Eclectic and enjoyable.

Saturday nights in any city will usually have a lot of attractions and potential diversions but it was perhaps unfortunate that Fields were up against Bloc Party, Black Rebel Motorcycle Club and The Enemy amongst others in Glasgow. Fields can't really be lumped in with any of these bands, there are probably not too many bands they can be grouped with but it's all competition. Thankfully though, the stage times at Tuts enabled R13 to check out BRMC and Fields and although the crowd may have been sparse, there was no lack of quality or entertainment.

With the background of the band members being markedly different, there was certainly no cohesive on-stage look to their appearance. Fields excel in the bringing together different ideas and styles and their set showcased a breadth of song writing. Starting with some quick-fire drums and atmospheric layering, there was a lot going on and with the inclusion of some kraut-rock type noodlings as one of the intros, there was a lot to like on show.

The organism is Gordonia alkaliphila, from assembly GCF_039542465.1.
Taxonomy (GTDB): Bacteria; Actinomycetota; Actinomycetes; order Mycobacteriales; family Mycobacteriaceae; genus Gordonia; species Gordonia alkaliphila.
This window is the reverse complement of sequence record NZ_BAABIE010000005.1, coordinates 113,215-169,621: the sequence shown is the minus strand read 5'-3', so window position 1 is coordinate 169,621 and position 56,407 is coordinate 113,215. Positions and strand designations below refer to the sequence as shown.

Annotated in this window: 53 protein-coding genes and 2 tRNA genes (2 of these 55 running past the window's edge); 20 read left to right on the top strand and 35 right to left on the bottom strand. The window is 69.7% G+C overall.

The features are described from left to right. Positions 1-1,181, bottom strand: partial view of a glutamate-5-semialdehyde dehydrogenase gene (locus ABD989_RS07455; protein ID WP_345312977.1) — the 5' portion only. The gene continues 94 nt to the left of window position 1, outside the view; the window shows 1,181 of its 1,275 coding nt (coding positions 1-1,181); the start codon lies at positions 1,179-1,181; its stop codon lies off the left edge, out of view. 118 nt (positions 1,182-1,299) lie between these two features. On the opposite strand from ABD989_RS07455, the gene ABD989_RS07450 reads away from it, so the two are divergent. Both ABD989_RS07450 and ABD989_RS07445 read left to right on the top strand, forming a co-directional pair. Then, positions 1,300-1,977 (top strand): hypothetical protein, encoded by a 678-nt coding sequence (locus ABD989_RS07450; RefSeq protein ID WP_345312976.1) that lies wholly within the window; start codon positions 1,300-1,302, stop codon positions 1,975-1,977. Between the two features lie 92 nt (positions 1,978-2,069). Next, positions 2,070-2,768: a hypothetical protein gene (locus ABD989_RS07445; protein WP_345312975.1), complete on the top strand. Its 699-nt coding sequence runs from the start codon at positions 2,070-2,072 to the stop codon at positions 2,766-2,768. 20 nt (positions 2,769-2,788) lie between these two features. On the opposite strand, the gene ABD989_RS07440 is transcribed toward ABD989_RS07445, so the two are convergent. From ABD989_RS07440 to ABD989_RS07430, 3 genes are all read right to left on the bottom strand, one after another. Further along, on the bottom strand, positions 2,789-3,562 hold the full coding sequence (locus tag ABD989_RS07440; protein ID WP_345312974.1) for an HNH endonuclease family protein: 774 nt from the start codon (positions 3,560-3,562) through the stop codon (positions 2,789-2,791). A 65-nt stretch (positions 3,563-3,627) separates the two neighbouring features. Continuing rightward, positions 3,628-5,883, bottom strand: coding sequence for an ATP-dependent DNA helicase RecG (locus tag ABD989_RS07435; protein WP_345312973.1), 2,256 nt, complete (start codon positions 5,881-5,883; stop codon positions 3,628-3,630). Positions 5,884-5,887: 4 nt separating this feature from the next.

Even though their album has just been released, there was the inclusion of an all-new track which elicited some cheers from the hardcore at the front but by the end seemed as assured and well received as any other track of the evening.

The vocals were mainly shared by Nick Peill whose yearning vocals matched his acoustic guitar, with Thorunn Antonia adding some cool edge to proceedings with her Nico-like delivery and stares whilst stabbing at the synth. Each member of the band manages to grasp attention in their own way though and there's a lot for the crowd to focus on.

'Songs For The Fields' was impressive with its crunching "you're not the only one" hook repeating and by the time the closing feedback had ebbed to its conclusion, it had been a hugely enjoyable night.